No. Money isn’t evil, it’s just a tool. However, it IS a favorite tool of the powerful and their empires which have, in the long arc of history, been consistent purveyors of all manner of evil. Usually against those with the least money and power to resist.
Let me be clear. I’m NOT suggesting we’d be any better off if all of the do-gooders who USE money were suddenly in CONTROL of money. I’ve never been in the camp of those who would like to see the establishment of a Christian Empire.
One of my most important windows of understanding on the Christian Gospel is that it proclaims the ideal of abandoning the empire way of trying to organize ourselves in the world. It never proclaims the goal of establishing an earthly Christian version of empire. I’m not saying we, the Church, haven’t bent things that way routinely throughout our history – but it’s not what the Gospel proclaims.
Insofar as money is a favorite tool wholly owned by the powers of empires, and insofar as I am opposed to the empire way of living in the world as matter of faithfulness to what I understand to be the Jesus way of living in the world, I am not able to be a fan of money. While money may not be inherently evil, it sure is wrapped tight at the core of most all the evil I’ve ever known anything about. I’m surely not able to call it good in any essential way.
Dismantling Systems of Injustice
So, what do we do with money? Well, as much good as possible as often as possible. There are several attributions for a favorite old quote from a preacher who was questioned about whether or not they had any moral qualms accepting money that had been put in the plate by bootleggers, gamblers, and other presumed scoundrels. In reply the preacher said, “Not at all. The Devil’s had that money long enough. If they’ll give to me I’ll do some good with it.” Another powerful saying says you can’t dismantle the master’s house with the master’s tools. I think they might both be right.
Other Gospel stories come to mind. Walter Wink’s reflections on Jesus’ teachings on responding to evil have rearticulated among another generation of peace activists the previously accumulated wisdom of forerunners like Bayard Rustin and Ghandi who also taught non-violence.
Wink observes this third way in Jesus’ teachings to turn the other cheek to force a second strike to expose the injustice of the abuser, or to strip naked to shame a creditor who actually has the gall to demand your cloak to cover a loan you can’t pay. He calls it a third way of non-violent resistance. I call it economic jujitsu.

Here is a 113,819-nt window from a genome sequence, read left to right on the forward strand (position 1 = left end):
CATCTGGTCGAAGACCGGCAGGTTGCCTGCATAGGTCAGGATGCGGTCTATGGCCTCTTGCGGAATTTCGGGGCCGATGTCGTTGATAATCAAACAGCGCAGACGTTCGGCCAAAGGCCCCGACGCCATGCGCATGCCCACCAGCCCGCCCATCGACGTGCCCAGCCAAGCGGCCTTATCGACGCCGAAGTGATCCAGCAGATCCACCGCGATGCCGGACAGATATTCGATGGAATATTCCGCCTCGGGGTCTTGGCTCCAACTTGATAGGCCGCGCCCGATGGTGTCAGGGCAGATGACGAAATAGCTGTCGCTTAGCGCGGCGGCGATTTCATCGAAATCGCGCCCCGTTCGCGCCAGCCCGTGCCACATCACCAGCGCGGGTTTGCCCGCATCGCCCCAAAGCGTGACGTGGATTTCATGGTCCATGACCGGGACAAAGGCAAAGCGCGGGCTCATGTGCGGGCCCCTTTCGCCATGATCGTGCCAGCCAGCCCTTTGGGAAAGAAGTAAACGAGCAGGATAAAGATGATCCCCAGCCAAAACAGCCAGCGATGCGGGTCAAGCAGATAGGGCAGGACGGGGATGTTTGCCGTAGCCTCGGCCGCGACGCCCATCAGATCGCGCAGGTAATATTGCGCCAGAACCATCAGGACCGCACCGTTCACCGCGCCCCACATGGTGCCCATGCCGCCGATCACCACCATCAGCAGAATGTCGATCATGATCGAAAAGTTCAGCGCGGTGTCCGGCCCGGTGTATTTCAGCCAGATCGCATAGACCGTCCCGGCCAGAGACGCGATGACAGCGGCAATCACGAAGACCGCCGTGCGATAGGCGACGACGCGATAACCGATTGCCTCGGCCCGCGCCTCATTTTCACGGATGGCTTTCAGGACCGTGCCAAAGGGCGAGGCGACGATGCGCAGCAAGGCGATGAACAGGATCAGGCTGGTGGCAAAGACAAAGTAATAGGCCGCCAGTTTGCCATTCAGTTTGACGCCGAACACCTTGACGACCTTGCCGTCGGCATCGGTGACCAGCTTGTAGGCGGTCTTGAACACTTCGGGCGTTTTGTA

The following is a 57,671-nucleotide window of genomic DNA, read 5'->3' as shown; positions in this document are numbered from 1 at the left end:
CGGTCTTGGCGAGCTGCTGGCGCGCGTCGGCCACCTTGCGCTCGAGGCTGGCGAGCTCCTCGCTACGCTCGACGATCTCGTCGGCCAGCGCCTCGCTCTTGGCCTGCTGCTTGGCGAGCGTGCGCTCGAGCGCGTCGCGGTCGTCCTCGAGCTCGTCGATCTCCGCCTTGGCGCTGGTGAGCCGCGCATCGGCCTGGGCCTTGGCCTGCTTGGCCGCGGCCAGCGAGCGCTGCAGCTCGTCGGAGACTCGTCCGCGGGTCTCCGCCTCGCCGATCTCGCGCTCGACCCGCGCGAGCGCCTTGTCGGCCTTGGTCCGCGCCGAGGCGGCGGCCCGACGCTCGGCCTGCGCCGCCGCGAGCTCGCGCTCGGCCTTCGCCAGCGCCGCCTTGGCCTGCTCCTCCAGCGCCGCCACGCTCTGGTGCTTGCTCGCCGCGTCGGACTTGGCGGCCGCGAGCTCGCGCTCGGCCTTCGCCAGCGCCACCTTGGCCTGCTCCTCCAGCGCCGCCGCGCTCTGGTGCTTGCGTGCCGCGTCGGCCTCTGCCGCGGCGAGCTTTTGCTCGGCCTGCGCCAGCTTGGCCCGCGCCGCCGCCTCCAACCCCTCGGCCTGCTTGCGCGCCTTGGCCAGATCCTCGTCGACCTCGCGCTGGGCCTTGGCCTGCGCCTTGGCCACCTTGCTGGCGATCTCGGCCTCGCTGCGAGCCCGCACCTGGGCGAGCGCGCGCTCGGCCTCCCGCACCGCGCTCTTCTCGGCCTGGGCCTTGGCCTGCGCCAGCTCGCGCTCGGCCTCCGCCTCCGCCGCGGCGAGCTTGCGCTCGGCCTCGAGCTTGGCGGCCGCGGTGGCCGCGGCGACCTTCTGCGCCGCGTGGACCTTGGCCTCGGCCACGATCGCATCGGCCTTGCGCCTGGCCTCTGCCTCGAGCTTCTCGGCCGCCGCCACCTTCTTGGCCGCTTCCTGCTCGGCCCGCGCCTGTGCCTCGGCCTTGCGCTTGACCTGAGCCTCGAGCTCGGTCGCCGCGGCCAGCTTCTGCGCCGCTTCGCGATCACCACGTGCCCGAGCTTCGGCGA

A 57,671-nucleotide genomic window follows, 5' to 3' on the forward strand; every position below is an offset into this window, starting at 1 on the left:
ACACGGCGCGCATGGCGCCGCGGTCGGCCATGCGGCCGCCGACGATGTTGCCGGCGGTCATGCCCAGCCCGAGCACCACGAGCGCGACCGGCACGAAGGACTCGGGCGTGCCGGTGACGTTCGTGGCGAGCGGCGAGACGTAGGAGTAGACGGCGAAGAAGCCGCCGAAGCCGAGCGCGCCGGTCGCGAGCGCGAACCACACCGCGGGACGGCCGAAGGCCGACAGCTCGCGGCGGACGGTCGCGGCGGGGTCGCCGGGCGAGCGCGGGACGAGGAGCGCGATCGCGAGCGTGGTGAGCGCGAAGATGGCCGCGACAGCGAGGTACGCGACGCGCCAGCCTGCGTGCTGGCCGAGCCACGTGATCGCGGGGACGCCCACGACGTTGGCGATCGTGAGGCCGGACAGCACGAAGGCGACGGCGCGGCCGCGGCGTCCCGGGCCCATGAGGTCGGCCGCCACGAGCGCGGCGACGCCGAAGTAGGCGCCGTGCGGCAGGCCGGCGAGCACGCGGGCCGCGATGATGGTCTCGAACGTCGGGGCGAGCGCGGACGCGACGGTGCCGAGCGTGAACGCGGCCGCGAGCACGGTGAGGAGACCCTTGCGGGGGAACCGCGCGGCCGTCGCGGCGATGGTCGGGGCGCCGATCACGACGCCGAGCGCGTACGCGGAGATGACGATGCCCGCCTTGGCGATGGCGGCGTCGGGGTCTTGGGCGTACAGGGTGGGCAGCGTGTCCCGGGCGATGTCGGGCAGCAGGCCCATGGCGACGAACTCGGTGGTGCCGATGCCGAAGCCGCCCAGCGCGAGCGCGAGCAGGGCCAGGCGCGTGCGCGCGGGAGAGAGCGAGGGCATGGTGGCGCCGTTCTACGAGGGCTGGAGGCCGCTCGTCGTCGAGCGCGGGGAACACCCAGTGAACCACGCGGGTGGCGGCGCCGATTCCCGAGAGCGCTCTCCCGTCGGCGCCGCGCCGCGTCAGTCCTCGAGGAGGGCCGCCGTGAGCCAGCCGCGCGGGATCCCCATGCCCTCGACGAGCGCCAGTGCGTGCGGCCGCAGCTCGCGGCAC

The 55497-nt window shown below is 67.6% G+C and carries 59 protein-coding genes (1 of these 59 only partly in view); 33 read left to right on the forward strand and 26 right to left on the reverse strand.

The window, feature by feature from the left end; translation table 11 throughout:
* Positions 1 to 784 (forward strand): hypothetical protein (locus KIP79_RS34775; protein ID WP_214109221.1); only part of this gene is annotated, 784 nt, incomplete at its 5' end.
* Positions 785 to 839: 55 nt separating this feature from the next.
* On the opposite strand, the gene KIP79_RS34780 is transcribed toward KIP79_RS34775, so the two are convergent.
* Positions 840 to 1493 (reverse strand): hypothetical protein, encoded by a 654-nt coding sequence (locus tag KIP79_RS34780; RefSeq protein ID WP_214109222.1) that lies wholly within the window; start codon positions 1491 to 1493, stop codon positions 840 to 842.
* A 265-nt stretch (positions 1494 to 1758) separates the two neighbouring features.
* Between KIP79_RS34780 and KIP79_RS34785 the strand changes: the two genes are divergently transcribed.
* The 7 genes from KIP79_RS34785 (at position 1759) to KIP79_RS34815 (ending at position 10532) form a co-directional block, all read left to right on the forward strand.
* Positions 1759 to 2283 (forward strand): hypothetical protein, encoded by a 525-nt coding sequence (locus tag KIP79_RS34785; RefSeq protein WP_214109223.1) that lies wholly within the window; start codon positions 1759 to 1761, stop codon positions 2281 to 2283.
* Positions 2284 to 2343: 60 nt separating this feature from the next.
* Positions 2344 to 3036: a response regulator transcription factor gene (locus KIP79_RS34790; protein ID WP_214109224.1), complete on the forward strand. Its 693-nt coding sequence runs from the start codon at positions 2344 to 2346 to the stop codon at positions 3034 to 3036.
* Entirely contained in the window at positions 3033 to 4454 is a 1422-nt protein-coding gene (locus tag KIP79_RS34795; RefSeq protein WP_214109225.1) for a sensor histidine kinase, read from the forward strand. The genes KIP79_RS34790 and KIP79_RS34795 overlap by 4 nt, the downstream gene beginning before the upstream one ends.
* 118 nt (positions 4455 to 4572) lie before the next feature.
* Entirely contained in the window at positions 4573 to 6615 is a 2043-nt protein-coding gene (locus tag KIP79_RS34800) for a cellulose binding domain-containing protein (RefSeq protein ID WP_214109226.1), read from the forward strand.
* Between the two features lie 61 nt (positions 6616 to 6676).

Even though the tools aren’t ours, folx probably should use any power or money that comes our way to accomplish as much good as we can. Of course, that’s not a vague wish. It’s important to be clear about what it might look like.
If the systems of power and finance in which we live bear down most weightily upon, are are least available to the powerless, then what sorts of economic jujitsu can shift that leverage? How can people who have historically had the least ownership of the money they use have more power over their own economic resources? It’s not easy, but there are things that can be done.
People with money can:
- Invest in helping renters own the homes and property where they live (you could literally just buy a house and sell it so someone who can’t afford a mortgage. Yeah, there are things to think about, but you could figure all that out and just do it…).
- Deposit that money in banks owned by communities typically underserved by commercial financial services.
- Lend money on generous terms to people who are starting a small business. There are lots of large, easy options: Accion International, Kiva.org, Grameen America, and Oikocredit.
- Give money outright to people working for legislative and policy changes. Same for any other work that empowers people without ready access to the levers of power – or money.
This is barely an ample illustrative list. With a little effort, you may also find good local community develop investment options that focus on helping more people own some of the money they use. Let’s not kid ourselves though. None of these things is going to dismantle the powers and forces of the empires. They still own the lion’s share of the money and make the rules for its use. That’s OK, we’re not trying to take over and replace the empires. We just need to keep them unbalanced.
Spread It Around
If part of what gives money so much of its potential for evil is the way it concentrates power, then that’s part of what has to be undone. There’s an old joke about money being like manure. (Note: you can also tell this joke about Baptist preachers.) “If you spread it (them) around enough, it (they) can do a lot of good. If you pile enough of it (them) up in one place though, it (they) can stink to high heavens.” There’s no lie here.
“Good” people aren’t in a competition with “evil” people to see who can get the most money. If we consider the Third Way of economic jujitsu, our Way lies in NOT using money the same ways empires do. Let’s not pile it up in ever bigger piles just to use it to earn more money.
We can figure out ways to spread it around wider and wider and over and over again. Yes, I know that investing in the stock of any average business indirectly creates jobs and that’s also the classic way of thinking about spreading the wealth around. Left to their own devices though, I don’t trust markets to offer those jobs in reliably humane ways. I’m talking about spreading more of our money around in ways that let more people own more of the money they use. Ways like the illustrative mentions above – and whatever other creatively generous ways you come up with to give people a little more leverage amongst the empires as they try to keep their balance.
Is money evil? Probably… I mean, no. No, money isn’t inherently evil.
However, it does have a devilishly consistent history of being on the scene when evil happens.
I still don’t trust it as far as I can throw an unfolded dollar bill.